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imipramine i·mip·ra·mine (ĭ-mĭp'rə-mēn')
A tricyclic compound used to treat depression and enuresis.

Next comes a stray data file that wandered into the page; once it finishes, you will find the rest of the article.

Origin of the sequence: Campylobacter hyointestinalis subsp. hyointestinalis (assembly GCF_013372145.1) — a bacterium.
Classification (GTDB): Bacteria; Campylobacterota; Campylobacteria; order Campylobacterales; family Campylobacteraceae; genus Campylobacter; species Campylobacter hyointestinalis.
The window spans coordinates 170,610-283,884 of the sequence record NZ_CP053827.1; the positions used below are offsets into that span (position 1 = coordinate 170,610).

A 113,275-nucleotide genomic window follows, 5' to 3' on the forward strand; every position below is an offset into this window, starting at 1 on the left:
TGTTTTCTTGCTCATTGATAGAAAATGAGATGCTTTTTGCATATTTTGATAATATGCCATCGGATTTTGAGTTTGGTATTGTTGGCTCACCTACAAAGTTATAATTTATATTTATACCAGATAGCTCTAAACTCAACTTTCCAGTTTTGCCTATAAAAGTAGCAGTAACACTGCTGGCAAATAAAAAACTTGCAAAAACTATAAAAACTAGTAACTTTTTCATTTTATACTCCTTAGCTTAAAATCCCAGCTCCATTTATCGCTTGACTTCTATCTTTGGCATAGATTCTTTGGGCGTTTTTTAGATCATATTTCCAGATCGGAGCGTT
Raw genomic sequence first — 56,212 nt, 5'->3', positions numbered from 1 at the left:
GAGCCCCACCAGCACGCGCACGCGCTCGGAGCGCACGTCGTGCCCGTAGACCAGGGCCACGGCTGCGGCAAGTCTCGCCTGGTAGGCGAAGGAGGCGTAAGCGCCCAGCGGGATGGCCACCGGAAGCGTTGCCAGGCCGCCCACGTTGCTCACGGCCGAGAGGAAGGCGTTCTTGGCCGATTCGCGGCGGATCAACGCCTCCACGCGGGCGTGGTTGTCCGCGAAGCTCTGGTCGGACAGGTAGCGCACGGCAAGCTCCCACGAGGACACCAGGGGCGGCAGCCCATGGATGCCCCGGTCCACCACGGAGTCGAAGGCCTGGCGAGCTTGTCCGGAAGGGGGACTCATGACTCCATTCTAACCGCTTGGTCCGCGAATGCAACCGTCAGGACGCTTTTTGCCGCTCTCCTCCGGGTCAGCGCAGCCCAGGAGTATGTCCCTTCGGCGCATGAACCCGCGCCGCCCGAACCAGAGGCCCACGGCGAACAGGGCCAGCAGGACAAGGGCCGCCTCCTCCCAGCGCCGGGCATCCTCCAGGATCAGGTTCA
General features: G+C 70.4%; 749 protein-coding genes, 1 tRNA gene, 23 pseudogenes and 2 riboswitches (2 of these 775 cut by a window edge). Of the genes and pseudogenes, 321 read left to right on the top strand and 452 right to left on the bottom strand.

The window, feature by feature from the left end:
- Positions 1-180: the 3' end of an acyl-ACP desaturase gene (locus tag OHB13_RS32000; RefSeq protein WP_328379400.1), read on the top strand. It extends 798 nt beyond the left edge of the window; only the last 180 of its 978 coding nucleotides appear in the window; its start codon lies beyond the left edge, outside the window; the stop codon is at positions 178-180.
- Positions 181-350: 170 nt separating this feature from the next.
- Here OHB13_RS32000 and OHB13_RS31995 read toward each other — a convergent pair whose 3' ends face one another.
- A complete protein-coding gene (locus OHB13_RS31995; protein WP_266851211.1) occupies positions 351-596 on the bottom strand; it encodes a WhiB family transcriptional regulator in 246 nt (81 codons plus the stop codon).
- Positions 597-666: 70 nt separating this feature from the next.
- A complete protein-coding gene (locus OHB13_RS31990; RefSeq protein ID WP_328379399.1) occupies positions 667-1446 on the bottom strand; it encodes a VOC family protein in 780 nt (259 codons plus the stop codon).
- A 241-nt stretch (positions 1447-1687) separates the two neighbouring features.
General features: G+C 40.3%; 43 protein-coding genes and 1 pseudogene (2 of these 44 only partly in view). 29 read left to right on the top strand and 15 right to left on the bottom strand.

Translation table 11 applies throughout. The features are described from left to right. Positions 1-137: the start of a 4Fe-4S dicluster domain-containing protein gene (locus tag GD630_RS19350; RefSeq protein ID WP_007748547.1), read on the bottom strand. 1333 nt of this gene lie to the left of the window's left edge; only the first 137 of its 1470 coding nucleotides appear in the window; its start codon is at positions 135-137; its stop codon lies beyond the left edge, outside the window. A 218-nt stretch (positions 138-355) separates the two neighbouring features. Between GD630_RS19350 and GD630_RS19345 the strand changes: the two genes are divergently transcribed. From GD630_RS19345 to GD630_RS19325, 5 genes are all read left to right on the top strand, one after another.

synthetic drug used in the treatment of depression and enuresis (bed-wetting). Introduced into medicine in the 1960s, imipramine was the first tricyclic antidepressant, a class named for its three-ring molecular structure. Imipramine inhibits reuptake of the neurotransmitters norepinephrine and serotonin in the brain. It is usually administered orally but may be given by intramuscular injection. The drug has a wide variety of side effects, which include dryness of the mouth, blurred vision, constipation, difficulty in passing urine, and cardiovascular abnormalities